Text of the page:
A Complex Example

The simple example above should be good enough for most people, but if you're dealing with a large subset of probes (we support up to 1024), or if you're interested in comparing the current RTT value to past values, then this section is for you.

You can control how the alerts are triggered based on a few arguments in the URL:

Argument Default Description
max_packet_loss 75 The acceptable percentage packet loss per probe
show_all false Show all RTT responses. The default is to only show all responses for alerting probes
permitted_total_alerts 0 The total number of probes you would permit to respond with an alert before a global alert is issued
lookback 1 The total number of measurement results to compare to generate a median RTT value.
median_rtt_threshold N/A The threshold at which an alert should be issued when you compare the latest RTT value to the median values (based on the lookback)

These arguments can be combined to give interesting results, so we'll break them down one-by-one and then give you some examples of combinations and the resulting output.


By default, we don't set alert: true unless the packet loss percentage exceeds 75%. If you'd like to adjust this threshold, you can pass max_packet_loss to the URL. Expanding on our simple example above, this request would require that all packets be lost before an alert will be set on a probe:


Note however that if you set max_packet_loss to 100, no alert will ever be set for lost packets.

Similarly, you can make the check more sensitive by tweaking the max_packet_loss value downward:


This would set an alert if even one packet was lost.


In the simple example, the sample output listed only basic probe information:

# Request
GET https://atlas.ripe.net/api/v2/measurements/123456789/status-check/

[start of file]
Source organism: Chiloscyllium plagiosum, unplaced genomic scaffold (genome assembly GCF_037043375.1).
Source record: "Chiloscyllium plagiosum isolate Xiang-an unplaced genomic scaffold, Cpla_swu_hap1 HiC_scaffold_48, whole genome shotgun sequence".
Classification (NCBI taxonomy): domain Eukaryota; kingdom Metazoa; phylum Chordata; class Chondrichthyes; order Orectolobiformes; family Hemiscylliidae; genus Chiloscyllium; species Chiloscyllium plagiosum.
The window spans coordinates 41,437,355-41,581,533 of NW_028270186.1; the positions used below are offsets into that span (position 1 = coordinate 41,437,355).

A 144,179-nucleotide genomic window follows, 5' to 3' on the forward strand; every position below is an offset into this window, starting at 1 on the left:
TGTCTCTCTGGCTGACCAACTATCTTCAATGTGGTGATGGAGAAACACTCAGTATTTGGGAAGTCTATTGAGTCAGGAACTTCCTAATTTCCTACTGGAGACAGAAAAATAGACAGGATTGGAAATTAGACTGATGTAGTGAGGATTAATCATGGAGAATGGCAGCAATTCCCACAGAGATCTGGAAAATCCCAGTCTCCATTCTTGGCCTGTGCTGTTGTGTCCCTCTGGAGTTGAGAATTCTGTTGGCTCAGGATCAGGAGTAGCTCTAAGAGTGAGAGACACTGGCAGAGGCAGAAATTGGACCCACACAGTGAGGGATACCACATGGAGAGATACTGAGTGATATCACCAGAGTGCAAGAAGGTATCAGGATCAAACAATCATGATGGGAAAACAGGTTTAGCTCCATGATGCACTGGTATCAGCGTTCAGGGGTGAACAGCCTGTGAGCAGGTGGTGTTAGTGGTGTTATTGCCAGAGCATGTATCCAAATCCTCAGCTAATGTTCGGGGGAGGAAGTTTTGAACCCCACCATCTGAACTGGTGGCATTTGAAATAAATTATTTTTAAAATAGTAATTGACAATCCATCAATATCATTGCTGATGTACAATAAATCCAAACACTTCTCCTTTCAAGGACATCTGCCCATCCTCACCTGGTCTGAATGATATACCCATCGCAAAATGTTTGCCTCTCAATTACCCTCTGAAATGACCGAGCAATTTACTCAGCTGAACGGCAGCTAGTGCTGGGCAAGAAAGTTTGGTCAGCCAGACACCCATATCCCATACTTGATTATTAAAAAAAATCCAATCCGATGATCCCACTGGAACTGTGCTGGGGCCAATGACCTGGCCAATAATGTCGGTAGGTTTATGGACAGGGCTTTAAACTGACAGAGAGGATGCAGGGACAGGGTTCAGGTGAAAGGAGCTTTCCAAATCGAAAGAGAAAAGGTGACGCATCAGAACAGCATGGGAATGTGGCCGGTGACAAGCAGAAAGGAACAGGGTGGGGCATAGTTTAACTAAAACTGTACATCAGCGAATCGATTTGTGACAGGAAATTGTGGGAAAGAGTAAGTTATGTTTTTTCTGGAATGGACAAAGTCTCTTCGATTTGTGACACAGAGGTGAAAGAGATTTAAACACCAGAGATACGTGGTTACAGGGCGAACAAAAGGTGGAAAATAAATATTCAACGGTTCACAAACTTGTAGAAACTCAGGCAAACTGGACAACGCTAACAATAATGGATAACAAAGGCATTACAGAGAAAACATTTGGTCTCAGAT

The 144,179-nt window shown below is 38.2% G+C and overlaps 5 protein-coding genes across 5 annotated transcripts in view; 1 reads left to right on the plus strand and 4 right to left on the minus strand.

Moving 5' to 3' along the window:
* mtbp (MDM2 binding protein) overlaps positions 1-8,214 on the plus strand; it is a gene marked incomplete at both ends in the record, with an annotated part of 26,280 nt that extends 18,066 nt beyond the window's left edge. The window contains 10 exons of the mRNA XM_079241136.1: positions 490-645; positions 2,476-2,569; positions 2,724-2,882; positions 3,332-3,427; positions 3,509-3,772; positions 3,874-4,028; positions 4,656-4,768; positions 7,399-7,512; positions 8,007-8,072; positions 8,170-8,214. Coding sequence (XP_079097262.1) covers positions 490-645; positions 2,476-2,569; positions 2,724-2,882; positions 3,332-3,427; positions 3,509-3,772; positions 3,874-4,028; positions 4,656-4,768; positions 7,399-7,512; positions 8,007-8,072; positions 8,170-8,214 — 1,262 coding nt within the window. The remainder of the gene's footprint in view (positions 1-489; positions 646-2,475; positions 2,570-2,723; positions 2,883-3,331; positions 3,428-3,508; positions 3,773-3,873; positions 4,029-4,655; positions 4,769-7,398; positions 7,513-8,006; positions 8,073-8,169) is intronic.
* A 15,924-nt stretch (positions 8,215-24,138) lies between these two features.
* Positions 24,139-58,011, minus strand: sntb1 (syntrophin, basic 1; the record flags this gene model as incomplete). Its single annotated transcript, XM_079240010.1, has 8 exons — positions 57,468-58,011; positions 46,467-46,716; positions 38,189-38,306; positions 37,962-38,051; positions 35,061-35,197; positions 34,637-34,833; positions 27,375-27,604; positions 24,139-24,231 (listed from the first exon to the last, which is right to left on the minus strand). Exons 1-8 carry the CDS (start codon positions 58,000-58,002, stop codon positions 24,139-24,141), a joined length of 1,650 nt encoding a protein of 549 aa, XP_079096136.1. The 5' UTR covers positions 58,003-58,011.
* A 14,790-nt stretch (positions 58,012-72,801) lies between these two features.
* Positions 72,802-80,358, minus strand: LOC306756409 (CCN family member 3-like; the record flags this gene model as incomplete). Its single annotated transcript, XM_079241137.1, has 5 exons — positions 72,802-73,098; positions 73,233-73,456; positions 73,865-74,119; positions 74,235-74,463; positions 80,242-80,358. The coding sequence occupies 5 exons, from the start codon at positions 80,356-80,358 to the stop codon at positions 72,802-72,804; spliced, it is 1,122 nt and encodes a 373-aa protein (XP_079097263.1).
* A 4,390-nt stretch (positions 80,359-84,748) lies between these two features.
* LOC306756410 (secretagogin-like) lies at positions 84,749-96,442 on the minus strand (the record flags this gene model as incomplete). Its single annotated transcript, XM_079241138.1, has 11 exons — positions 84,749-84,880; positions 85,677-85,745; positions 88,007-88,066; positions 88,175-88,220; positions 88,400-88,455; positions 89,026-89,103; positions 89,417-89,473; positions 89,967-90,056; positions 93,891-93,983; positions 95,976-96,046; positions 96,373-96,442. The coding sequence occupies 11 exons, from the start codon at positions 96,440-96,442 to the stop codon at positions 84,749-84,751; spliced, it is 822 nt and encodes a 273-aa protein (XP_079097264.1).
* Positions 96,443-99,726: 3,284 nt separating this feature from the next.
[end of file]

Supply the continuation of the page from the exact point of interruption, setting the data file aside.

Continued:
# Response
"234": {
  "alert": false,
  "last": 14.152,
  "last_packet_loss": 0.0,
  "source": "Country: GR"

If ever there is an alert triggered though, the all attribute is included so that you can see further details:

# Request
GET https://atlas.ripe.net/api/v2/measurements/123456789/status-checks/

# Response
"234": {
  "alert": true,
  "alert_reasons": [
  "all": [
  "last": null,
  "last_packet_loss": 100.0,
  "source": "Country: GR"

By setting show_all, you're asking the server to always include the all attribute in the output, regardless of whether or not there's an alert issued, so you'd change the output of an error-free result to:

# Request
GET https://atlas.ripe.net/api/v2/measurements/123456789/status-check/?show_all=1

# Response
"234": {
  "alert": false,
  "all": [
  "last": 14.152,
  "last_packet_loss": 0.0,
  "source": "Country: GR"


By default, we assume that one probe failing to meet expected thresholds is cause for alarm. If you feel this is too sensitive, you can increase this value. This won't change the alert value for each probe, but it will determine whether or not global_alert will be set to true, and if change_http_status is set to 1, the HTTP status will be changed to 418.

The following will allow for a maximum of 3 probes to alert before the global alert is set:


lookback and median_rtt_threshold

Sometimes the current median RTT isn't enough information with which to make an alert decision. Sometimes, you need a little history to determine whether an alert is warranted. This is where lookback and median_rtt_threshold come in.

Let's use our example again. Say that you've been running this measurement for a few hours now and each of our 5 probes has collected at least 10 results each:

Probe Results
Rotterdam 5 5 6 6 5 4 4 100 5 7